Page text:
The Minnesota Republican Party filed a petition with the state Supreme Court late Wednesday saying that barring former President Donald Trump from the ballot would cut away party members' constitutional rights, especially the First Amendment right of association.

The state GOP response said an earlier petition seeking to bar Trump asks the state Supreme Court to "flip federalism on its head and usurp federal authority by asserting that this court and the secretary of state have the authority to disqualify a candidate for federal office."

The Republican Party submitted the first substantive response to the petition filed earlier this month with the state's high court. The petition seeks to keep Trump off the ballot because of his role in the insurrection on Jan. 6, 2021. The state GOP response mirrored the Trump camp's answer to a similar case in Colorado by saying the First Amendment protects the former president.

Trump's own lawyers also filed a response later saying, among other things, the matter doesn't belong in a Minnesota court and they disputed that Trump did anything other than encourage a peaceful protest on Jan. 6. They asked the court to dismiss the petition as meritless.

While rioters were at the Capitol, Trump repeatedly and publicly urged them to be peaceful and to go home, his lawyers wrote. The petition against Trump identified "no fact that could remotely suggest that this course of conduct amounted to 'engaging in insurrection.' Watching some of a riot on television, and then asking that it end, simply is not and could not amount to engaging in insurrection," the wrote.

The petition seeking to bar Trump was filed by the national nonprofit Free Speech for People and a bipartisan group of Minnesotans, including former Secretary of State Joan Growe and former state Supreme Court Justice Paul H. Anderson.

The Free Speech for People petition targeting Trump cited the insurrection disqualification clause in Section 3 of the 14th Amendment to the U.S. Constitution. The clause, inspired by the Civil War, says former public officials are barred from running for office again if they have given aid or comfort to enemies engaging in an insurrection or rebellion against the United States. No criminal conviction is required.

Trump's lawyers said Section 3 doesn't apply to the president or the presidency.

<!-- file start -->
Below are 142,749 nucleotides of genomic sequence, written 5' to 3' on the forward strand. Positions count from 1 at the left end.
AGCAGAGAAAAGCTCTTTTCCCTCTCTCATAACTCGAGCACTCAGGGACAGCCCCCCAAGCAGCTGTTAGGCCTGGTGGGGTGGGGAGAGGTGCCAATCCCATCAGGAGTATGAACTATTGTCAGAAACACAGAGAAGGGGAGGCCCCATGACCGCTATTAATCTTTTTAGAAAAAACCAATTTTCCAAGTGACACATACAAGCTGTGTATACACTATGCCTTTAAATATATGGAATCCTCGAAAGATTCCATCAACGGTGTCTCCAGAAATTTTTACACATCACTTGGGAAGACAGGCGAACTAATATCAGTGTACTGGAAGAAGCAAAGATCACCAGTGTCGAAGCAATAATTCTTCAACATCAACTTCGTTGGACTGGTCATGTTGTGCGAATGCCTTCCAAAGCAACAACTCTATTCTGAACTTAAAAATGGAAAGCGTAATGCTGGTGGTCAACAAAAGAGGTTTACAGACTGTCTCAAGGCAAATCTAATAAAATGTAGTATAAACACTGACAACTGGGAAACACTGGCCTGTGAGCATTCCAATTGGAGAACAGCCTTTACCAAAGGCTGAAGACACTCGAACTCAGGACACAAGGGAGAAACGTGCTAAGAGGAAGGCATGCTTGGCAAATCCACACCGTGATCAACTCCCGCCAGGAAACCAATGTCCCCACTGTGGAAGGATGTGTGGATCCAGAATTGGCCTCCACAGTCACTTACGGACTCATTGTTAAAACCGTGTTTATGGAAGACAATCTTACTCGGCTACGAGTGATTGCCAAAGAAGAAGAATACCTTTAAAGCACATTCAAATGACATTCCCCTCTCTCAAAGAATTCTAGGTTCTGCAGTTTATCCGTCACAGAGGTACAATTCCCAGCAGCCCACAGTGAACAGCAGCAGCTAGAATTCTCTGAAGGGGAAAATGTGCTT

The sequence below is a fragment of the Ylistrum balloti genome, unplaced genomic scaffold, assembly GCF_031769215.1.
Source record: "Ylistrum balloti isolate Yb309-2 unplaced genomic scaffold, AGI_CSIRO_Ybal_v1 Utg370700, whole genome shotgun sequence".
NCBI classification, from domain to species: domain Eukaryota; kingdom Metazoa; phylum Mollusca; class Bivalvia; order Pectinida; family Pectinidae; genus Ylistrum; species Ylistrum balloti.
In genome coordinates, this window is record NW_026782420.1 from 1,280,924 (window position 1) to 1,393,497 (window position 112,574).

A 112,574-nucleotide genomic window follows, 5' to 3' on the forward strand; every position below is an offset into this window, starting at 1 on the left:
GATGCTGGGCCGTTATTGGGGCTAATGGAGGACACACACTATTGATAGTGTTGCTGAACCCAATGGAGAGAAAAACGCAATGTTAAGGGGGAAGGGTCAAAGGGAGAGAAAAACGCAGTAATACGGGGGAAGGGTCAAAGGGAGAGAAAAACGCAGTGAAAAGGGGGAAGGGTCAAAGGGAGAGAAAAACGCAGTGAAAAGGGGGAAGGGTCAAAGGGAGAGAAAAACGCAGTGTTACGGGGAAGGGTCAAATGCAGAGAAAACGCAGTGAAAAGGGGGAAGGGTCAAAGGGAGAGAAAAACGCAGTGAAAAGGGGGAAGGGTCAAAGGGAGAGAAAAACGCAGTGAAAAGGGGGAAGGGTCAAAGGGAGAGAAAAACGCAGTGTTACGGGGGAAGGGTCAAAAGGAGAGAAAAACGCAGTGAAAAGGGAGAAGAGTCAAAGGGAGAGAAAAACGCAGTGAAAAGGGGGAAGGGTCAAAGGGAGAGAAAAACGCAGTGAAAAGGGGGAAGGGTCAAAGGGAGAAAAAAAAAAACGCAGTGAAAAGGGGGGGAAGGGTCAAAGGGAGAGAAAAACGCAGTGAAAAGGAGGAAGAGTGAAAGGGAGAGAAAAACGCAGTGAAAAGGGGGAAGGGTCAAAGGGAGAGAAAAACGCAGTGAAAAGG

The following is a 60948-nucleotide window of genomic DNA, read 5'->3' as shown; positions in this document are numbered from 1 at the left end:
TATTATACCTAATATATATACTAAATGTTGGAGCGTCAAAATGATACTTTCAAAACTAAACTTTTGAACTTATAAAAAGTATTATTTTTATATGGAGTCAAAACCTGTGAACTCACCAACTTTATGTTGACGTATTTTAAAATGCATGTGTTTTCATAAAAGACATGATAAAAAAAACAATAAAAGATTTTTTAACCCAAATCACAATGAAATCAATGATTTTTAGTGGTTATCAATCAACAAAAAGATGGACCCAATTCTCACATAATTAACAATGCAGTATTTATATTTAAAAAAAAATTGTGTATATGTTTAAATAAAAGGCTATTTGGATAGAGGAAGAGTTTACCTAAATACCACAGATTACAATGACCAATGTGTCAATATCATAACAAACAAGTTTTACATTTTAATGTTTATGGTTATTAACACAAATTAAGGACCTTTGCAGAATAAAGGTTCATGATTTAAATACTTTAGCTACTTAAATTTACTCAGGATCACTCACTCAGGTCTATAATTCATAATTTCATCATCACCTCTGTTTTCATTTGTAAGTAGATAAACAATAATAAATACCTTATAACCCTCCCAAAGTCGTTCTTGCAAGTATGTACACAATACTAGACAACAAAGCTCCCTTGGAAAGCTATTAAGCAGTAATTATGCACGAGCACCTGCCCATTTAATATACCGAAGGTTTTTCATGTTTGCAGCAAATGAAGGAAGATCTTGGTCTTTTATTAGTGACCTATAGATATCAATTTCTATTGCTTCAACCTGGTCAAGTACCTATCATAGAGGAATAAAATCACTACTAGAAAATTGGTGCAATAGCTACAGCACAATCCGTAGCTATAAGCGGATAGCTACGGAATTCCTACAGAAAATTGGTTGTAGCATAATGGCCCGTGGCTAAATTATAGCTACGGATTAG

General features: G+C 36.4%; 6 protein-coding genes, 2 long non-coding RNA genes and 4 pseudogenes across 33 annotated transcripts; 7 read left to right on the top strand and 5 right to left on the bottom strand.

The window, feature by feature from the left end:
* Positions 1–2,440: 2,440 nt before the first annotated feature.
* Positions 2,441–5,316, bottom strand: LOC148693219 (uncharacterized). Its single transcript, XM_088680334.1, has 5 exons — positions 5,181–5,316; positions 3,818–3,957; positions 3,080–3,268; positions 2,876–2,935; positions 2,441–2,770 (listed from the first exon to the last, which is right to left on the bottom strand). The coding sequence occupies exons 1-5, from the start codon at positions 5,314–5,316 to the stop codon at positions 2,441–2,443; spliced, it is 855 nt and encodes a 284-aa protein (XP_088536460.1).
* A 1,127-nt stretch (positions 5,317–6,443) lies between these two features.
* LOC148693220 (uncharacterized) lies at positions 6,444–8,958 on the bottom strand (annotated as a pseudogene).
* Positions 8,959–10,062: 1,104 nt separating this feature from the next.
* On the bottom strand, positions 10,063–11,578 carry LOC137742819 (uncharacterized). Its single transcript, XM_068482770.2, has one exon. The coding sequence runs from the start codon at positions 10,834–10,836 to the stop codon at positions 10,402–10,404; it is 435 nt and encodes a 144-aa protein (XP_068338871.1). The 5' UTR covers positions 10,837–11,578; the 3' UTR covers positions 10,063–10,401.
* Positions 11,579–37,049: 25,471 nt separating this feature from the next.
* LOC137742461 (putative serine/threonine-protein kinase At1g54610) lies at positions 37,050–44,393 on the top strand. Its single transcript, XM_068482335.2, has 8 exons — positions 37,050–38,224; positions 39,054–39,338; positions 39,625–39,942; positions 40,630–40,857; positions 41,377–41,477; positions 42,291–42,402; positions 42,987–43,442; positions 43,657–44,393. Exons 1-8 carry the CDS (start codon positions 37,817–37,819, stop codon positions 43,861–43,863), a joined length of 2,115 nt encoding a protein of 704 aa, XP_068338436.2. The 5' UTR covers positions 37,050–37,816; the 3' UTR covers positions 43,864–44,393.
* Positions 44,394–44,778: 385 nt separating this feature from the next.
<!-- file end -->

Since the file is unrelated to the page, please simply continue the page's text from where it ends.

In its response, the state GOP said banning Trump "would do violence, not simply to the Republican Party of Minnesota, but to all political parties and their members. This Court should decline Petitioners' invitation to play butcher to the U.S. Constitution."

The response says barring Trump from the ballot would interfere with the Republican Party's First Amendment rights by limiting who it "may associate with as its presidential candidate."

Attorney General Keith Ellison's office also filed a formal response to the Growe petition on behalf of Secretary of State Steve Simon's office. The response took no position on whether Trump should be barred but said Simon "strongly agrees" that the court is the proper arbiter of who is eligible for the ballot.

Simon's response requested that the court make a ruling no later than Jan. 5 so the ballots are ready for absentee voting.

The court has already recognized the need for a swift hearing, scheduling oral arguments Nov. 2, and citing the state's presidential nominating primary on March 5, 2024. That's when the major parties select their candidates for national office. The deadline for submitting the ballot names to Simon's office is Jan. 2. Absentee voting begins Jan. 19.

The group's petition to bar Trump cited his actions in attempting to overturn the 2020 election, including his repeated false claims of widespread election fraud and his urging of former Vice President Mike Pence to reject the certification of President Joe Biden.

Trump also incited his supporters, some of them armed, to march to the U.S. Capitol and "fight like hell," the Growe petition said.

The petition noted that as the insurrection unfolded, Trump stayed in the White House dining room and refused to call off his supporters for more than three hours as they violently attacked U.S. Capitol police and forced members of Congress into hiding. It also states that judges hearing Jan. 6-related criminal cases have repeatedly said Trump is responsible for the insurrection.

Section 3 has been widely discussed across the country in part because of a University of Pennsylvania Law Review article written by two law professors: Michael Stokes Paulsen at the University of St. Thomas School of Law in Minneapolis and William Baude at the University of Chicago.

The Minnesota GOP response said the Trump petition was based on "untested and strained legal theories" better suited for debate in academia, not by the court on the eve of an election season. "And, most importantly, not at the expense of the [Republican Party of Minnesota] and its members' right to freedom of association," the response said.